Risks of deadly heat stroke to millions of Hajj and Umrah pilgrims during summer could be halved if global warming is limited to 1.5°C as stipulated in the Paris climate accord compared with 2°C, according to a new study published today in journal Environmental Research Letters.
The study, led by scientists from Climate Analytics, an international climate science and policy institute, is first to show that just half a degree of extra warming between 1.5°C and 2°C makes a big difference in terms of heat stress risk posed to Muslims carrying out religious rites in Saudi Arabia during summer, where the mercury frequently climbs over 45°C even now.
Using the so-called wet bulb temperature as an indicator of heat stress, which takes into account temperature and humidity and is routinely used to measure human discomfort, the study evaluates how frequently heat would exceed dangerous and extremely dangerous thresholds over five-day periods during summer months.
"We found that the intensity of five-day stretches of high wet-bulb temperatures, which expose pilgrims heading for the holy site of Mecca in Saudi Arabia in summer to a heightened risk of dangerous heat stress, would be twice as high as today if global warming reaches 2°C by the end of this century. Limiting warming to 1.5°C, as governments pledged to do in the Paris Agreement, would cut this risk in half," said Dr Fahad Saeed from Climate Analytics, lead author of the study.
Hajj is one of the five pillars of Islam and is considered obligatory at least once in a lifetime for all adults Muslims, who are financially and physically capable of undertaking it. Around 2 million people attend the annual five-day pilgrimage to Mecca. Saudi Arabia expects this number to rise to 4.5 million by the end of the decade.
The Umrah, a minor pilgrimage, can be carried out any time during the year but many Muslims prefer to perform it during the Ramadan period. Approximately 7 million pilgrims visited Mecca during Ramadan in recent years. This number is also expected to rise significantly.
Outside physical activities, which are part of both rituals, including long treks on foot over challenging terrain, sleeping in tents, and extended periods in confined places among large crowds make pilgrims susceptible to heat stress.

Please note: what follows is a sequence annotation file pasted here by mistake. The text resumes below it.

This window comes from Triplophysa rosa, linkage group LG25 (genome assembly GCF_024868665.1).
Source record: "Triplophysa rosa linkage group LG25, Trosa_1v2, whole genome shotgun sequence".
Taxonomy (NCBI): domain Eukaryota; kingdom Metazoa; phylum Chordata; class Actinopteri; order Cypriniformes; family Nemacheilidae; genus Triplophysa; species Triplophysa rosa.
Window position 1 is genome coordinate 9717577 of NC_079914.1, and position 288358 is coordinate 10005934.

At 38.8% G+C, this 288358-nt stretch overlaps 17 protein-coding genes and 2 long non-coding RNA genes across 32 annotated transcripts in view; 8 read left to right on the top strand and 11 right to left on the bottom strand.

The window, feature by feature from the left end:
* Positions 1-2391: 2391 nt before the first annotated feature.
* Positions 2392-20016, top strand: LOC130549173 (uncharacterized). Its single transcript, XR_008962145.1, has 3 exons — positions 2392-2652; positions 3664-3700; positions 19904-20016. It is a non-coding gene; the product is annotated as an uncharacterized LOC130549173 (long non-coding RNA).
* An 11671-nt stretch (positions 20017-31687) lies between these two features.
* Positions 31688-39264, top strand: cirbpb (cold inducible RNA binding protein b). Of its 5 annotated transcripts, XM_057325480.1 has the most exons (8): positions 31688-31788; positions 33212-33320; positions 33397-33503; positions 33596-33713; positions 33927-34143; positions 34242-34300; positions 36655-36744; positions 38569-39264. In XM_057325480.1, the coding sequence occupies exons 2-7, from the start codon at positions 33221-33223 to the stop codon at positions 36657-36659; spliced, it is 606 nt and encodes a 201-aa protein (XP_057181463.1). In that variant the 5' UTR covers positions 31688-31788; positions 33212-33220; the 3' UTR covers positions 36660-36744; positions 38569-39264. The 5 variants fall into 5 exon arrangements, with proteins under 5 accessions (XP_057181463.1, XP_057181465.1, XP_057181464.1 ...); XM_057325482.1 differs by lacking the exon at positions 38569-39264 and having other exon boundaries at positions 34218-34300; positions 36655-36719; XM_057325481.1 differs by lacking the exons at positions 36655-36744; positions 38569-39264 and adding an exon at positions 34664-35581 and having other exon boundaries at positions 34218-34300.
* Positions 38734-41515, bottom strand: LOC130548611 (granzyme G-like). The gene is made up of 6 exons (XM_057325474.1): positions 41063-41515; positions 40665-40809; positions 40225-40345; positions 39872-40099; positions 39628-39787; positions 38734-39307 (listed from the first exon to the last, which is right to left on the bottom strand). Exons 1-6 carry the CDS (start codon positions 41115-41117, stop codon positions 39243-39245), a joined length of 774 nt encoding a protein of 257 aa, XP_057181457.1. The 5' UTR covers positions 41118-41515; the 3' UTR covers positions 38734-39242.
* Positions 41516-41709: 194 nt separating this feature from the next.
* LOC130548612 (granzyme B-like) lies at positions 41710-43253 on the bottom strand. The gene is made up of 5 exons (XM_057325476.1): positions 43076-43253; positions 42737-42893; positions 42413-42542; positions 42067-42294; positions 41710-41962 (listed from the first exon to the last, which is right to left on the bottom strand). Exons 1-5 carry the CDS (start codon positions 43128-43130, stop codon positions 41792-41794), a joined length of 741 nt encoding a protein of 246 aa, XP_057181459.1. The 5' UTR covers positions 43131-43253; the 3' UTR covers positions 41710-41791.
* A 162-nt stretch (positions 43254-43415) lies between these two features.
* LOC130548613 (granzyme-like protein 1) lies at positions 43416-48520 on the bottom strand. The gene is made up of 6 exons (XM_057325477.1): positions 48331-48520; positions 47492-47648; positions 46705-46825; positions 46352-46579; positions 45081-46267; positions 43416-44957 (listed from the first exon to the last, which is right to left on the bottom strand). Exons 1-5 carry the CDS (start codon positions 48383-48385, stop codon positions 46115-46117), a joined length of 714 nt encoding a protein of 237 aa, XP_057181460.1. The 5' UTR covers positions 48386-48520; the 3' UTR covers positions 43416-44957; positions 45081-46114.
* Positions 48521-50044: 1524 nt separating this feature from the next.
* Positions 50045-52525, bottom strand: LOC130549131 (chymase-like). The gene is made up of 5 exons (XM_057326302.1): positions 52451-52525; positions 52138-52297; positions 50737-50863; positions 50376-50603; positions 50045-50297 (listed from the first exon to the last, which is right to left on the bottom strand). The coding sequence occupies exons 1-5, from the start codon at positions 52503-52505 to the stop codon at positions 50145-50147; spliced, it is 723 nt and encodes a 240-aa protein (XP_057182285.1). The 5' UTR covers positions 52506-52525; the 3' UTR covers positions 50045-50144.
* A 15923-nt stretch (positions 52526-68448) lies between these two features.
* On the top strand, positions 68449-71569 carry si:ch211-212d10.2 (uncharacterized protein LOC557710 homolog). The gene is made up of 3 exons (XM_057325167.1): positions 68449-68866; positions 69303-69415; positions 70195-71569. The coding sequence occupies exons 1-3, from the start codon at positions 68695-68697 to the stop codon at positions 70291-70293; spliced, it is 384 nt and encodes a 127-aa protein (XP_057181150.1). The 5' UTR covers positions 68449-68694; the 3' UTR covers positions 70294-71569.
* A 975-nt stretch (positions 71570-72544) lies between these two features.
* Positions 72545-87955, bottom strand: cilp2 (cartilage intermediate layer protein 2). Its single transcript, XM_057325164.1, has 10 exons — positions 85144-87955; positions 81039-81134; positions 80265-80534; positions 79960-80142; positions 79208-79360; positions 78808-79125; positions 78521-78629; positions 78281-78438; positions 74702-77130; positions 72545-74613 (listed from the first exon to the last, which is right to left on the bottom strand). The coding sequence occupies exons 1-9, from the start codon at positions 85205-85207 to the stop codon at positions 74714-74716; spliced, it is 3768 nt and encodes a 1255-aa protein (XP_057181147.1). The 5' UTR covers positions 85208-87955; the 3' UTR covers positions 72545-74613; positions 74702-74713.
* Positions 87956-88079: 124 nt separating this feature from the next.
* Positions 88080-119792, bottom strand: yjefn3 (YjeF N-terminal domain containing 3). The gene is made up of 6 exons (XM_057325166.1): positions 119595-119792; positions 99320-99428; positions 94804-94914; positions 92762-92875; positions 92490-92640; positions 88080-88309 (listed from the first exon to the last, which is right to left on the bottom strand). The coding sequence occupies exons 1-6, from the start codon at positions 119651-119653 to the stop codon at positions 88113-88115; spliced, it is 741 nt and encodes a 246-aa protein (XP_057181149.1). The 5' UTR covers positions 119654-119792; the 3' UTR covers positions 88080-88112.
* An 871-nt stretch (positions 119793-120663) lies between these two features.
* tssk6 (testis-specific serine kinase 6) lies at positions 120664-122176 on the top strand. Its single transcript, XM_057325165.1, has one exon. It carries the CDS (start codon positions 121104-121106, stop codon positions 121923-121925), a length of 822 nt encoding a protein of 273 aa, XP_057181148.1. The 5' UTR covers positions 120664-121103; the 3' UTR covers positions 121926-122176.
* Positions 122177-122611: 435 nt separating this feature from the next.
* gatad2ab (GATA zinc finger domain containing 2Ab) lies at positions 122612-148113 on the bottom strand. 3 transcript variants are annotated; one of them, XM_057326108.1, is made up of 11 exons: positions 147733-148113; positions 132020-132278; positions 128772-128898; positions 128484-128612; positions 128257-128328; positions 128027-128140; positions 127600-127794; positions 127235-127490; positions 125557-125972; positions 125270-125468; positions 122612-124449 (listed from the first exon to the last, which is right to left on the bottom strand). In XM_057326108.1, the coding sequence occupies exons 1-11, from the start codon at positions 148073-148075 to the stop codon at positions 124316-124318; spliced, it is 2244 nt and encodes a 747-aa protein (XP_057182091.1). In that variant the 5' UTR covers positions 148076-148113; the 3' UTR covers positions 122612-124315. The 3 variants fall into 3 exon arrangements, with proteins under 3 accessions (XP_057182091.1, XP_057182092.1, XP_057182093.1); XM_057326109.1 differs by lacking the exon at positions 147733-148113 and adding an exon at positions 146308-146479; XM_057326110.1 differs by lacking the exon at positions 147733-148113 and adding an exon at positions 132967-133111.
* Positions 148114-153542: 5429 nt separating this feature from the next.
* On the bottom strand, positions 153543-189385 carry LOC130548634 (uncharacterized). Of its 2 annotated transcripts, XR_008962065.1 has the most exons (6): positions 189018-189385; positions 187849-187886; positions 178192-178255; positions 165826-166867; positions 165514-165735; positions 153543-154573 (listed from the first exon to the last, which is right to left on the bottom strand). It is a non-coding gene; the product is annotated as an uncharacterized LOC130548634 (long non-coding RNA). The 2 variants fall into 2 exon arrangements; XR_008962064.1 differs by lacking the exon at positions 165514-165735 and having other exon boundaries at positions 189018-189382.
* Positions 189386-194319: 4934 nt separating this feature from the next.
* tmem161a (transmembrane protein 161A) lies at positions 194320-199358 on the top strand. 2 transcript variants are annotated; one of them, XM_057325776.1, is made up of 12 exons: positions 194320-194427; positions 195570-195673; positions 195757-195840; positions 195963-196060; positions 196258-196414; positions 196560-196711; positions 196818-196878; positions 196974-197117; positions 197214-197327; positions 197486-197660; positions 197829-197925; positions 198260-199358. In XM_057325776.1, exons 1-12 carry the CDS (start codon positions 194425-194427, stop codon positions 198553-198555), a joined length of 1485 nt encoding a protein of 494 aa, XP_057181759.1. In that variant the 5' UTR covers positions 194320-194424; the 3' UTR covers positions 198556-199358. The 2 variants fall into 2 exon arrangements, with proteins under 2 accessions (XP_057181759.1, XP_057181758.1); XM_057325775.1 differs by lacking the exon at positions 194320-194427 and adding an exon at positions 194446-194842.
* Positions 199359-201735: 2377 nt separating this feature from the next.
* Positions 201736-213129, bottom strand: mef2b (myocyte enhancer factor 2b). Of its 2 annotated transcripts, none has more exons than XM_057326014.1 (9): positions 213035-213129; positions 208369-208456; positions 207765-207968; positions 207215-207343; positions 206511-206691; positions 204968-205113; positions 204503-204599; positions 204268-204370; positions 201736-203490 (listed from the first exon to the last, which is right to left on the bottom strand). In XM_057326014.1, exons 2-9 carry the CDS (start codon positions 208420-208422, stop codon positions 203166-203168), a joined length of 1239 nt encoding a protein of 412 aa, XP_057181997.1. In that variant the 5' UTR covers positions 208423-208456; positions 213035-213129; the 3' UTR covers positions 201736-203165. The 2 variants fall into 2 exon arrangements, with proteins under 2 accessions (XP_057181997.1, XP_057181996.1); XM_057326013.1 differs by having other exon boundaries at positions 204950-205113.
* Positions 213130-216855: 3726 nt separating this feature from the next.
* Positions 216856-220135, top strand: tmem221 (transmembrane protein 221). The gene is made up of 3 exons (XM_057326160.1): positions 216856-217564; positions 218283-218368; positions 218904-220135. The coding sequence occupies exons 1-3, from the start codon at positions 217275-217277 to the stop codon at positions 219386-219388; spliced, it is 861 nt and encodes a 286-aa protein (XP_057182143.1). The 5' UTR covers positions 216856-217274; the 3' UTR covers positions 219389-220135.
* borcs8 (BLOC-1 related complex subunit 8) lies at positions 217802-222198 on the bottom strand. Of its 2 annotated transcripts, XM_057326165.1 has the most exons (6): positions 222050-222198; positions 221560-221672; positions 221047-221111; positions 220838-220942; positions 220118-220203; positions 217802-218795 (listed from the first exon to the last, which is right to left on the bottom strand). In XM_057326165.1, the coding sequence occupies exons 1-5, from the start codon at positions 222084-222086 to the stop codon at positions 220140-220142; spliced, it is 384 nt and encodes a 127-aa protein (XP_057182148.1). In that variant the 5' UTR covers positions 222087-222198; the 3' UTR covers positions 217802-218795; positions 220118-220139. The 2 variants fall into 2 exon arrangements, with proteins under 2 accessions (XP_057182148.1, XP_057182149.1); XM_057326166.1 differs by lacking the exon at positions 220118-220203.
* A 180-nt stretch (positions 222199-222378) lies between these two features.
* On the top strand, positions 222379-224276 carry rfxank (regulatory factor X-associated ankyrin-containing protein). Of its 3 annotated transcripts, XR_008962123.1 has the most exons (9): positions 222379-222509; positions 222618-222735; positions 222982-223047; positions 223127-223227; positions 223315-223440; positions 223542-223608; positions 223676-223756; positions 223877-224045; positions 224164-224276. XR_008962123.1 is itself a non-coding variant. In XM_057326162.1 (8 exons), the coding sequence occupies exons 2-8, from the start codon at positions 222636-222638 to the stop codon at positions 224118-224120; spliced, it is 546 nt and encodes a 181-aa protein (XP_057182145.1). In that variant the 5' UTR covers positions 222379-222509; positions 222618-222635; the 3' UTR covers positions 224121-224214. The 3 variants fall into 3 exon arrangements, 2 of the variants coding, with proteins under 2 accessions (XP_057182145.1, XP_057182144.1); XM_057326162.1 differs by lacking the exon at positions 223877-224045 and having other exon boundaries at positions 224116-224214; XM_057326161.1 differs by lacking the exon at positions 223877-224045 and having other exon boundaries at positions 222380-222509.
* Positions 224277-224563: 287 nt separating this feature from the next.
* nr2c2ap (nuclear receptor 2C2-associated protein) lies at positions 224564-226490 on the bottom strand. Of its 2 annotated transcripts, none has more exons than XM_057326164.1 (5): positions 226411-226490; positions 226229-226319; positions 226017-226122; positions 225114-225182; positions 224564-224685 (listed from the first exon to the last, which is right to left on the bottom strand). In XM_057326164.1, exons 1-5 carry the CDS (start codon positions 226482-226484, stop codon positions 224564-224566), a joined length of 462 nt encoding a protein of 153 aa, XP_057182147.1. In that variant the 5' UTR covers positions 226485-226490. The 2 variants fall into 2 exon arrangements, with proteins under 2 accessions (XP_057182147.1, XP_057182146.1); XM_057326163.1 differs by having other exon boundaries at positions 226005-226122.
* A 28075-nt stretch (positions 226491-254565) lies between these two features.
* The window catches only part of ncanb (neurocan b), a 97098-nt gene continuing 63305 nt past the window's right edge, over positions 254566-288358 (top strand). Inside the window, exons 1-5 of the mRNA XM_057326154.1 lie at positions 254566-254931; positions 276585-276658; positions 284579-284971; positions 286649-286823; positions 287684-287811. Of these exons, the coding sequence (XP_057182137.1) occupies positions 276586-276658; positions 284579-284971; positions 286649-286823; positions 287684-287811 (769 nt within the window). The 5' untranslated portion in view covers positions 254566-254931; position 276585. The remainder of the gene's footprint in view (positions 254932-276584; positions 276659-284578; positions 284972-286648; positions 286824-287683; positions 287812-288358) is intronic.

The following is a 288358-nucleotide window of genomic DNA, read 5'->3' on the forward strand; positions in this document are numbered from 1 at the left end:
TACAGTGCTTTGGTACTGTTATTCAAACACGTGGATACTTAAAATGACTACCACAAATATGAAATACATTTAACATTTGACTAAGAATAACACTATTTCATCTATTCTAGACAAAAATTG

The study uses U.S. National Weather Service (USNWS) criteria, which define 'dangerous' and 'extremely dangerous' thresholds as 24.6°C and 29.1°C respectively.
The researchers find that five-day periods that exceed the extremely dangerous threshold are most likely to occur in September. The probability of exceeding this threshold during this month would be four times more likely in a world that is 1.5°C warmer than pre-industrial levels, and as much as 13 times more likely, should global warming reach 2°C.
The researchers also find that the risk of life-threatening heat stroke during these extremely dangerous hot periods in August and September would be twice as high at 2°C of warming compared with 1.5°C. "Even if the most severe heat stress related risks for pilgrims can be alleviated by adaptation measures, those measures will most likely still alter the nature of the centuries' old religious rites performed during the Hajj - a major loss for all people of the Muslim faith, but also for all humankind," said Dr Carl-Friedrich Schleussner from Climate Analytics, co-author of the study.
Because the dates of Islamic religious rites are determined by the lunar calendar, the Hajj will take place during summer in three different decades over the course of the 21st century, including the current one.
"While increasingly extreme summer conditions already pose a severe danger to pilgrims visiting Mecca today, the significant difference in life-threatening heat stroke risks between 1.5°C and 2°C warming, which we have identified in our study, will manifest during the next summer Hajj, which will span from 2047 onwards" said study co-author Prof. Mansour Almazroui from the Center of Excellence for Climate Change Research/Department of Meteorology, King-Abdulaziz University in Saudi Arabia.
"Our study underscores the importance of stringent emissions reductions to limit global warming to 1.5°C to protect people as much as possible from life-threatening impacts as much as possible, and to minimise the damage to one of the central pillars of the Muslim religion," Almazroui said.